Whether you are directly applying for construction jobs or have a recruiter in your corner, having a standout resume is important. You want to include all the important information on your resume that potential employers need without being overwhelming.

Norms as to what to include on a construction resume sometimes change, making it more complicated for you to draft this very important document.

To make it easier for you, we’ve gathered a list of the items not to include on your construction resume.

Employment Gaps – Or Gaps Without Explanation

Employment gaps can be a red flag to construction employers. There are some tips to avoid these gaps and ways to spin them to reduce their negative effects.

While the Gap Is in In-progress

If you are currently experiencing a gap in employment, see if you can fill your time doing something relevant to your career objectives. You can attend the occasional construction skill workshop or maybe do minor contracting work.

It’s not always possible to fill an unemployment gap with something relevant to construction. How you handle this will depend entirely on the situation.

For example, if you couldn’t find a good job during the gap, you can be honest about the fact that you carefully consider your roles. Turn your selectiveness into a strength, showing that you aren’t rash in making decisions.

You can even use this as an opportunity to reference specific aspects of the construction company or role you are applying for that make it a good fit.

Objective Statements

You don’t need to include an objective statement on most construction resumes. The only potential objection is if you are applying for a senior role.

Instead of an objective statement, consider a cover letter.

Details Indicating Your Age

Age discrimination shouldn’t happen, but it does, even subconsciously. So, avoid including any dates on your construction resume other than those for your previous jobs.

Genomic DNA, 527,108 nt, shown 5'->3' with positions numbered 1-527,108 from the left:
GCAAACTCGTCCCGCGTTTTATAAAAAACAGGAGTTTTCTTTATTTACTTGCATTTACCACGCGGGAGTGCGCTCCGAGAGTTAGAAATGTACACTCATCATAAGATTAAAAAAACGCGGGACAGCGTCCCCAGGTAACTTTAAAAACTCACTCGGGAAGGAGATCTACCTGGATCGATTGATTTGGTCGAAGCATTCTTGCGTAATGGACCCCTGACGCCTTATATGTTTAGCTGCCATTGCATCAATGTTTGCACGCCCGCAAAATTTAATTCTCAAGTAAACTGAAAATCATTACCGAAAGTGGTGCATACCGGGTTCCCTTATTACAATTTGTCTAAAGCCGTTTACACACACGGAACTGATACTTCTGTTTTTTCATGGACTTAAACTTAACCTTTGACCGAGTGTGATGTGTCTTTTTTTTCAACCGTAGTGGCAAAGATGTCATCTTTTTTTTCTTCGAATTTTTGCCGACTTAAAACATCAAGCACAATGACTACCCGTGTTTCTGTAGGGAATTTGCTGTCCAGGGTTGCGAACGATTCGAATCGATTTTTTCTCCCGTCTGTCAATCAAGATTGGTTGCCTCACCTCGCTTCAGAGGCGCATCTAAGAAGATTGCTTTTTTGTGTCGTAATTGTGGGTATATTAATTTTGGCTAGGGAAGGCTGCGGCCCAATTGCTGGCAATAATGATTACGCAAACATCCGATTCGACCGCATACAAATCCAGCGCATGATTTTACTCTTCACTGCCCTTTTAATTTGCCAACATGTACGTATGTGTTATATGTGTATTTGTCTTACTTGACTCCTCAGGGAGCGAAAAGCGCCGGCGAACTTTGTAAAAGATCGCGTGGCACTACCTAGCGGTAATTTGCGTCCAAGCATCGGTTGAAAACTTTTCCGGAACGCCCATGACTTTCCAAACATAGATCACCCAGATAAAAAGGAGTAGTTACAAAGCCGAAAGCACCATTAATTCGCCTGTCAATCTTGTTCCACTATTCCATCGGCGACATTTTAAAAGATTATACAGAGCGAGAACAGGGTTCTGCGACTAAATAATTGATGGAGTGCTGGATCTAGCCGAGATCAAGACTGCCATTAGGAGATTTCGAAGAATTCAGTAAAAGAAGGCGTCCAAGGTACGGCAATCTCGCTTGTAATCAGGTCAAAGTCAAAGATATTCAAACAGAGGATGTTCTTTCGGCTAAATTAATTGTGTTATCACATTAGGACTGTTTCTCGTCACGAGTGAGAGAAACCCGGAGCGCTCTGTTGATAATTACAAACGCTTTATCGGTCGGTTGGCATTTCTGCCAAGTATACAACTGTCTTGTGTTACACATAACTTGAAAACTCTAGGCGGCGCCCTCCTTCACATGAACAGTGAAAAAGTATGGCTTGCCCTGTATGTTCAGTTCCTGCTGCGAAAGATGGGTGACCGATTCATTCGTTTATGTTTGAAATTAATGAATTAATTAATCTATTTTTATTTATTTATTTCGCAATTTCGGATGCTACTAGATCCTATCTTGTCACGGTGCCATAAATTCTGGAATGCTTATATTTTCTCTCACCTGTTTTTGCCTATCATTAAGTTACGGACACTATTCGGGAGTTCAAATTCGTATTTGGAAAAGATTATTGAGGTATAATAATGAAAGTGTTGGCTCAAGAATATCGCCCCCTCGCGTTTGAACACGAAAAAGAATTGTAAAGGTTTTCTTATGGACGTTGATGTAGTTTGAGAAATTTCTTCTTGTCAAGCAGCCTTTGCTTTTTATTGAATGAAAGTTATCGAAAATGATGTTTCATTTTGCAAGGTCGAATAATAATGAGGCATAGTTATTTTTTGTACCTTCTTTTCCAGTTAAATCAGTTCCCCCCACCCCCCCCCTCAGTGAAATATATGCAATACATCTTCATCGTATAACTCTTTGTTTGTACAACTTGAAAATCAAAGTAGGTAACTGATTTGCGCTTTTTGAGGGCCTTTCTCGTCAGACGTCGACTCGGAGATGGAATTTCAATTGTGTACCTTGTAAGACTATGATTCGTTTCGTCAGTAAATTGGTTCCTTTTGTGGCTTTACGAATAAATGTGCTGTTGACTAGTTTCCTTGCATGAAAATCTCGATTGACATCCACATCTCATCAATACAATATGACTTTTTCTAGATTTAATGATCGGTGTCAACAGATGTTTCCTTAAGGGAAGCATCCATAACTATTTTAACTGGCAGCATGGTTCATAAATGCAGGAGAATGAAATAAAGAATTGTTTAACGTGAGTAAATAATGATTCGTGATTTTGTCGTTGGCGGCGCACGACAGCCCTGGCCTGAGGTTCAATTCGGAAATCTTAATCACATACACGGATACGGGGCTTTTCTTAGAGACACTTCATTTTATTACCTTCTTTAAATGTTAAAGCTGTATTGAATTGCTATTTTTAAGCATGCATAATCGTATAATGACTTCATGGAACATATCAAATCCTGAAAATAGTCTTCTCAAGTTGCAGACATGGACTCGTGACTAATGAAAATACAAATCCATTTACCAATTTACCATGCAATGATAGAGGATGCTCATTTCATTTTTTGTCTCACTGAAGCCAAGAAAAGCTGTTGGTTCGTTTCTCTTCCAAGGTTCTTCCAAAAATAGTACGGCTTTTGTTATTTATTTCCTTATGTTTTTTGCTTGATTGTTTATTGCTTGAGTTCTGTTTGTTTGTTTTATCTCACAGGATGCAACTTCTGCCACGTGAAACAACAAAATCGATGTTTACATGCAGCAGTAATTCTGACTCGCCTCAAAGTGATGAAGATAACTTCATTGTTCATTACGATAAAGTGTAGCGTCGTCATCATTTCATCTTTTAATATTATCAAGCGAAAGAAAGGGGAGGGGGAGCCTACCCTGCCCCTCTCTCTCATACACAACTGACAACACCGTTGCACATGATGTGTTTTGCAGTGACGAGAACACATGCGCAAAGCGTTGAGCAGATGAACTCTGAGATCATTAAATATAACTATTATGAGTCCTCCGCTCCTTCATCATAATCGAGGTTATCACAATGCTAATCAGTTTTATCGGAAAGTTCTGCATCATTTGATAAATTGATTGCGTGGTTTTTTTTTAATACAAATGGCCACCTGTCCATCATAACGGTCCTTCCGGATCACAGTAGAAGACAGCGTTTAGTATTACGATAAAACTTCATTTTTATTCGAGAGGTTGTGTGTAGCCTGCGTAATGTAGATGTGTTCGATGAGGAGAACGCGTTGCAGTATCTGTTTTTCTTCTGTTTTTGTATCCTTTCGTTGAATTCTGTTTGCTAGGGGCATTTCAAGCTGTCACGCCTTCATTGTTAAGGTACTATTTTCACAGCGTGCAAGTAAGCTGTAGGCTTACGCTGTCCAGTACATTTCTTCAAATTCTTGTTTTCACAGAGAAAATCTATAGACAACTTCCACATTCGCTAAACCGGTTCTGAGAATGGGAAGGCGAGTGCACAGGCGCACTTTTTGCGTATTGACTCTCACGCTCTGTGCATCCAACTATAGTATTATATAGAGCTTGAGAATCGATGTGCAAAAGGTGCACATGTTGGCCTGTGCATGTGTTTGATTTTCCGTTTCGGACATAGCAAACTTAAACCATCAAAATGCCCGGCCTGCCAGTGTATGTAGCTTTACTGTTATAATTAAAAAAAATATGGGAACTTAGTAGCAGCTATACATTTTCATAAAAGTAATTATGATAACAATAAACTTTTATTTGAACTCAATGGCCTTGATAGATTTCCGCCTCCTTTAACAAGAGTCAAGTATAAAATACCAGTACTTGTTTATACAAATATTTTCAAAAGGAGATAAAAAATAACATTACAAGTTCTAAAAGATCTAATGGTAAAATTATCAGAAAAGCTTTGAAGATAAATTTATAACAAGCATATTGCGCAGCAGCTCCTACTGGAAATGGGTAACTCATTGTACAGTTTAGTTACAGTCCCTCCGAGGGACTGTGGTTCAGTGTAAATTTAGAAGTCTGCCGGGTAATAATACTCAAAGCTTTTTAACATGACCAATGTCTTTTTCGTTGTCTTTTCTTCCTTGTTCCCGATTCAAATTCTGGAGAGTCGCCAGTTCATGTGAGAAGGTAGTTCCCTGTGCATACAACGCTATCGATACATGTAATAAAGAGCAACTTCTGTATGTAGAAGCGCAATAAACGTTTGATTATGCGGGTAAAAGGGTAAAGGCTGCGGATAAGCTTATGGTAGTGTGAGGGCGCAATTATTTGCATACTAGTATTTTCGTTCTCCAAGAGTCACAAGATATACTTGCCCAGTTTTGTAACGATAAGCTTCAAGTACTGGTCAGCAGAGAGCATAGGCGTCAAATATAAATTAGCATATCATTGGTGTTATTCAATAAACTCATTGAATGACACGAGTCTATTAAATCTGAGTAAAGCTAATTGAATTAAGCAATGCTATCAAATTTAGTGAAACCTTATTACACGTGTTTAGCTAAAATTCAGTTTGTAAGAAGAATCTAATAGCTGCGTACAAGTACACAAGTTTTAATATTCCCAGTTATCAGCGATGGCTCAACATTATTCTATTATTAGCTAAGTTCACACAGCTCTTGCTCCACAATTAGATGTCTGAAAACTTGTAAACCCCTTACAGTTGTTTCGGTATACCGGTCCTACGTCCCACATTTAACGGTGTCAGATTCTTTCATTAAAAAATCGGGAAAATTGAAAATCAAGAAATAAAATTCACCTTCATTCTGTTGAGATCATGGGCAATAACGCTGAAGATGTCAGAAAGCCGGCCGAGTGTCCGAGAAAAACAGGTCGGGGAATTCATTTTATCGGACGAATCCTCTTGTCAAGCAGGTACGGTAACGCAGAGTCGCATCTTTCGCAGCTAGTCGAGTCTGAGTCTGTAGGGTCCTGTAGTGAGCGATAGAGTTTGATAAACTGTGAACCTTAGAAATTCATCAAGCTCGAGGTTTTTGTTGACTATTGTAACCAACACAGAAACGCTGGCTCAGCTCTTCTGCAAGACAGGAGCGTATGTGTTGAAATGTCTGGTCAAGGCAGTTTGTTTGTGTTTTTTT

You may also want to avoid putting other indicators that you are either younger or older than the average candidate. For example, younger candidates may include their GPAs, while older candidates may have an email address at AOL or Hotmail.

Other Excess Information

You also don’t want to include more information on your construction resume than you need to. Pay particular attention to:

  • Personal information or your life story
  • Too much detail in past job descriptions
  • Brief, irrelevant jobs and positions
  • Negative comments about former employers
  • Extra information about your interests and hobbies

What Not to Include in Terms of Formatting

There is a long list of things to keep in mind when formatting and writing your construction resume. Make sure your resume doesn’t contain any of the following:

  • Spelling and grammar mistakes
  • Large blocks of text
  • Tiny text
  • Too much information
  • Passive language
  • A photo
  • Your address
  • Irrelevant social media links, with LinkedIn as the exception


Crafting a strong construction resume will help you get the attention of recruiters. It will also help you land the construction roles you apply for.

Keep the information on your resume relevant to your construction experience and avoid any indication of your age. Most importantly, don’t forget to proofread the resume to ensure all details are accurate and error-free.

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